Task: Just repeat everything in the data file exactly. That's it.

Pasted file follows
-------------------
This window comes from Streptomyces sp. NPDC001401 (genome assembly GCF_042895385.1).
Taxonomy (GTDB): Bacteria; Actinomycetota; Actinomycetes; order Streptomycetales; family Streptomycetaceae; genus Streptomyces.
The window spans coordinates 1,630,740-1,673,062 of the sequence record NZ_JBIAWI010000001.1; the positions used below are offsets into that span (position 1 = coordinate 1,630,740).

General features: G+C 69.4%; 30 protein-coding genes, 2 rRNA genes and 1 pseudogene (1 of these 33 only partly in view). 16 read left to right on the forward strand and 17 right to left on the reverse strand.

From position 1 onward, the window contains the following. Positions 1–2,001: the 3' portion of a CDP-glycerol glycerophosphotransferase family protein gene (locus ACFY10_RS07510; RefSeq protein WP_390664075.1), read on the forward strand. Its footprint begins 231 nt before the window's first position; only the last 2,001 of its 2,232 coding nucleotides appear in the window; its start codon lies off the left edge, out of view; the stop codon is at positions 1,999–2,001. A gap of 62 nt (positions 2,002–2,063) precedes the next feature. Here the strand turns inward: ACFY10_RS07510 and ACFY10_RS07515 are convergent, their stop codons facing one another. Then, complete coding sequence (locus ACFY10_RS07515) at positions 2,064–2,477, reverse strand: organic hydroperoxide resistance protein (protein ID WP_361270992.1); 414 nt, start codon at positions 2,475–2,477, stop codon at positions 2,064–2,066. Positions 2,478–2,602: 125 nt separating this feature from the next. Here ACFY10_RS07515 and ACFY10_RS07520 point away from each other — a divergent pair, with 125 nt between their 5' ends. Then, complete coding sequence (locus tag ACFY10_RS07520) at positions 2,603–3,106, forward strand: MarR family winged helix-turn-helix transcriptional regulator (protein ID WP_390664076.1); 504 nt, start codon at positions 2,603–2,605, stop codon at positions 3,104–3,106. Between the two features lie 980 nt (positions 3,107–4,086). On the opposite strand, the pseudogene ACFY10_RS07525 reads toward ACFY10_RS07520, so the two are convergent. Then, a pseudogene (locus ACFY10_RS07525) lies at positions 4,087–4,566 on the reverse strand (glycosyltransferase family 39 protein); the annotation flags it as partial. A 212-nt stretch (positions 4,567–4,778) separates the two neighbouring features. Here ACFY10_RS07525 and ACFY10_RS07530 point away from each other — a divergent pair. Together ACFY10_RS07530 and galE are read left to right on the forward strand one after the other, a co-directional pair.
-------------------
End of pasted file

This window comes from Streptomyces sp. NPDC001401 (genome assembly GCF_042895385.1).
Taxonomy (GTDB): Bacteria; Actinomycetota; Actinomycetes; order Streptomycetales; family Streptomycetaceae; genus Streptomyces.
The window spans coordinates 1,630,740-1,673,062 of the sequence record NZ_JBIAWI010000001.1; the positions used below are offsets into that span (position 1 = coordinate 1,630,740).

General features: G+C 69.4%; 30 protein-coding genes, 2 rRNA genes and 1 pseudogene (1 of these 33 only partly in view). 16 read left to right on the forward strand and 17 right to left on the reverse strand.

From position 1 onward, the window contains the following. Positions 1–2,001: the 3' portion of a CDP-glycerol glycerophosphotransferase family protein gene (locus ACFY10_RS07510; RefSeq protein WP_390664075.1), read on the forward strand. Its footprint begins 231 nt before the window's first position; only the last 2,001 of its 2,232 coding nucleotides appear in the window; its start codon lies off the left edge, out of view; the stop codon is at positions 1,999–2,001. A gap of 62 nt (positions 2,002–2,063) precedes the next feature. Here the strand turns inward: ACFY10_RS07510 and ACFY10_RS07515 are convergent, their stop codons facing one another. Then, complete coding sequence (locus ACFY10_RS07515) at positions 2,064–2,477, reverse strand: organic hydroperoxide resistance protein (protein ID WP_361270992.1); 414 nt, start codon at positions 2,475–2,477, stop codon at positions 2,064–2,066. Positions 2,478–2,602: 125 nt separating this feature from the next. Here ACFY10_RS07515 and ACFY10_RS07520 point away from each other — a divergent pair, with 125 nt between their 5' ends. Then, complete coding sequence (locus tag ACFY10_RS07520) at positions 2,603–3,106, forward strand: MarR family winged helix-turn-helix transcriptional regulator (protein ID WP_390664076.1); 504 nt, start codon at positions 2,603–2,605, stop codon at positions 3,104–3,106. Between the two features lie 980 nt (positions 3,107–4,086). On the opposite strand, the pseudogene ACFY10_RS07525 reads toward ACFY10_RS07520, so the two are convergent. Then, a pseudogene (locus ACFY10_RS07525) lies at positions 4,087–4,566 on the reverse strand (glycosyltransferase family 39 protein); the annotation flags it as partial. A 212-nt stretch (positions 4,567–4,778) separates the two neighbouring features. Here ACFY10_RS07525 and ACFY10_RS07530 point away from each other — a divergent pair. Together ACFY10_RS07530 and galE are read left to right on the forward strand one after the other, a co-directional pair.